Morgan Spurlock's latest documentary, Mansome, will go down as one of the director's lesser works. Spurlock's non-fiction films are usually full of laughs and quirky insights. At the Tribeca Film Festival screening I attended, I heard only a smattering of chuckles. Compare that to his product placement movie, The Greatest Movie Ever Sold, which had me doubled over in laughter from start to finish. Mansome rarely goes beyond clichés, a real disappointment for Spurlock's fans, including myself.
Ostensibly about male grooming, Mansome mainly focuses on beards and mustaches, with some commentary on back hair thrown in. Spurlock also intercuts the story with a "day at the spa" sequence featuring Jason Bateman and Will Arnett joking around in facial masques. Spurlock now has the cachet to attract big stars from rock bands and famous bearded folk like Zach Galifianakis and Judd Apatow, but they don't add that much to the story. By relying on celebrities to do the heavy lifting and make jokes, Spurlock misses an opportunity to explore his subject beyond the easy punchlines. I also noticed that Ben Silverman, who Spurlock named as a tireless advocate of product placement in The Greatest Movie Ever Sold, has an executive producer credit in the film, going from being a corporate enemy to a co-producer. Perhaps he's responsible for the segment on the product "Fresh Balls," which aims to solve dampness issues in men's groins.
There's so much to say about male grooming from a cultural perspective, but Spurlock barely scratches the surface. Aside from a few comments from a sociologist, he never gets into the "whys" behind male grooming trends or delves into the social signaling behind a scruffy beard or waxed eyebrows. He also doesn't include any gay perspectives in the documentary. Certainly a segment of the gay community takes grooming very seriously. I've heard the argument before that put-together gay men have influenced straight men to step up their own approach to male grooming, but Spurlock doesn't address this or any other interplay between straight and gay grooming.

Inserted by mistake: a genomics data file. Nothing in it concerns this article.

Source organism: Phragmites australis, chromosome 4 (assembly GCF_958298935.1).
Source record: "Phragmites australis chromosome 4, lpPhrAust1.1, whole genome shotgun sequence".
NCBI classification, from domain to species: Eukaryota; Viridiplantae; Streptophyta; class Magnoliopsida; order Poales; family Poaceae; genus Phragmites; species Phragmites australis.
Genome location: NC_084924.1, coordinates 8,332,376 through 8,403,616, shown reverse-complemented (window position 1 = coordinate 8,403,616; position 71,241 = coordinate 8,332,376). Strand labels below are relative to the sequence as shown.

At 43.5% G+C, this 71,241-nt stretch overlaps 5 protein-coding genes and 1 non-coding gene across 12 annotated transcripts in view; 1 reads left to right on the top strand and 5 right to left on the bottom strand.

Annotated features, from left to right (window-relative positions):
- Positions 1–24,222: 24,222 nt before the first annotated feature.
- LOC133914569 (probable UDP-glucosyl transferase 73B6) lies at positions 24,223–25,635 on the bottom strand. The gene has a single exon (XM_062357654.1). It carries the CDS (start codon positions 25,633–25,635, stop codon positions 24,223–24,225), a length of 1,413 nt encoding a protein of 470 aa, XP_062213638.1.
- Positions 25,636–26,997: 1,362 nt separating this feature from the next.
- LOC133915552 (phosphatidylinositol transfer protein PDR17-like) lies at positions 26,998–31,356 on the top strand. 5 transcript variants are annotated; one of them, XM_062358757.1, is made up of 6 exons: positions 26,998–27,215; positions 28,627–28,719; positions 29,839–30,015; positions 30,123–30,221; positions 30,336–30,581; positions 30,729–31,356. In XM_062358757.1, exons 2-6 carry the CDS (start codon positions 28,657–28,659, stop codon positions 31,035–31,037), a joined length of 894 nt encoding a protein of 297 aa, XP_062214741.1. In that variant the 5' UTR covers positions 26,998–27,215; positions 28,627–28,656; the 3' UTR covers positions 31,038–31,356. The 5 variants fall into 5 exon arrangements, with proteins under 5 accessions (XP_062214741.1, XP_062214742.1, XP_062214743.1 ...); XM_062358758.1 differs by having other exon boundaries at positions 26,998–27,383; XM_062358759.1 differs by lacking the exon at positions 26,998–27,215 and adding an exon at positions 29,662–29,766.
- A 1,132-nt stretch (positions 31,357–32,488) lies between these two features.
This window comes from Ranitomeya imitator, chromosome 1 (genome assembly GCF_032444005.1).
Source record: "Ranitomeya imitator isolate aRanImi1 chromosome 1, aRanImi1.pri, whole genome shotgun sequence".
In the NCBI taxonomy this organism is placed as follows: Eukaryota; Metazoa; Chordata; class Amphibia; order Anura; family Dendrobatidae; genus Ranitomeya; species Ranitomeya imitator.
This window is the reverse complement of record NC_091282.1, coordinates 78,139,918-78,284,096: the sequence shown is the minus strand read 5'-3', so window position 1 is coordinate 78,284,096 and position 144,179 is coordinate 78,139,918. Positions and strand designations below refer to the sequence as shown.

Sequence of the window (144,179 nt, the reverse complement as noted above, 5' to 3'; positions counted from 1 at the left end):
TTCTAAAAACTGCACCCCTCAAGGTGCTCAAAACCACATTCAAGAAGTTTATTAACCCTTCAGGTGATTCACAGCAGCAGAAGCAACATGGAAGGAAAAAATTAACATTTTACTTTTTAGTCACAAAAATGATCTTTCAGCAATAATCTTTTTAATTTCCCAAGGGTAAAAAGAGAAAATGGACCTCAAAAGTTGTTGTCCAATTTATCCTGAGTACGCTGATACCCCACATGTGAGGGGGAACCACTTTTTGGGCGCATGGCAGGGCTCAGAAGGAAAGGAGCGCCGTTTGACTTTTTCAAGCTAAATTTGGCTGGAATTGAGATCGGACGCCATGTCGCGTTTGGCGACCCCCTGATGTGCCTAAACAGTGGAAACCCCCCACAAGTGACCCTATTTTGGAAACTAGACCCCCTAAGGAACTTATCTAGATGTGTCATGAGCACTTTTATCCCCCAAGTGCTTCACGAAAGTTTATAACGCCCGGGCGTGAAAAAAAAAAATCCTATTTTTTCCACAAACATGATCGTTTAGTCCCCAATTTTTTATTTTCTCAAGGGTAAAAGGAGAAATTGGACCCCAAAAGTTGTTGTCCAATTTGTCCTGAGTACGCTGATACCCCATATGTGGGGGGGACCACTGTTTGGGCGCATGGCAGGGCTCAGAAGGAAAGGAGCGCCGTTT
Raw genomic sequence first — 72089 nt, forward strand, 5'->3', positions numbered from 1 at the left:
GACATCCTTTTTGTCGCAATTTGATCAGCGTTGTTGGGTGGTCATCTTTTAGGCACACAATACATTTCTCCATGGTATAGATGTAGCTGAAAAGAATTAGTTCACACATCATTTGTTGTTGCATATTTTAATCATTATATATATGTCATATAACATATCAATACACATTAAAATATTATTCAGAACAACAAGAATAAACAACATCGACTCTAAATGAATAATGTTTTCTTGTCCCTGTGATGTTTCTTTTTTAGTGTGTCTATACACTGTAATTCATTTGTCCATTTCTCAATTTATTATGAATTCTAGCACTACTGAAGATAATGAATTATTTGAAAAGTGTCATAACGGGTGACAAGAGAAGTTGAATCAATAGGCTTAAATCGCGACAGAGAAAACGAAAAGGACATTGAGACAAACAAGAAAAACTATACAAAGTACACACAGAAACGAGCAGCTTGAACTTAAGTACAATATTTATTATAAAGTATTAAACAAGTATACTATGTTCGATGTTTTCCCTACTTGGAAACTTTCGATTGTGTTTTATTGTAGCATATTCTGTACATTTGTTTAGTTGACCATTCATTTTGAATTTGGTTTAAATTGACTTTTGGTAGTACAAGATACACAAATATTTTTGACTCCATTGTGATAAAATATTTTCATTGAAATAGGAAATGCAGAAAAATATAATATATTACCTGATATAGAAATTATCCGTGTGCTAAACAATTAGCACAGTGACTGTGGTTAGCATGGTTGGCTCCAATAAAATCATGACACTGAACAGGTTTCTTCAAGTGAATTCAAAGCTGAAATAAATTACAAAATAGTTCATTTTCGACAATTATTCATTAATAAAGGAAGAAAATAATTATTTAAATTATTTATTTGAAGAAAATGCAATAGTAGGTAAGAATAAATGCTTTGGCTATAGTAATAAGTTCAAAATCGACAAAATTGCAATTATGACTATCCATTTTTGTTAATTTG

He does tackle one illuminating subject: male wrestlers. The epitome of a certain kind of masculinity, these pro wrestlers shave their bodies completely, tan, and focus immensely on the size and appearance of their muscular bodies. It's the kind of vain attention most men avoid admitting to, yet their manliness is never in question.
Mansome's failure to tackle subjects of gender, masculinity, and sexual orientation are only accented by the film's lack of historical perspective. Certainly male grooming was a preoccupation of the likes of Louis XIV and his contemporaries, who wore wigs and high heels. Vague, obvious references to male grooming occurring since the "beginning of time" or allusions to a long history of beard-growing do little to provide this historical perspective. The documentary jumps around without providing a thesis to tie things together. Spurlock's name recognition could give Mansome decent play on-demand or via Netflix, but it's unlikely to have more than a cursory theatrical release.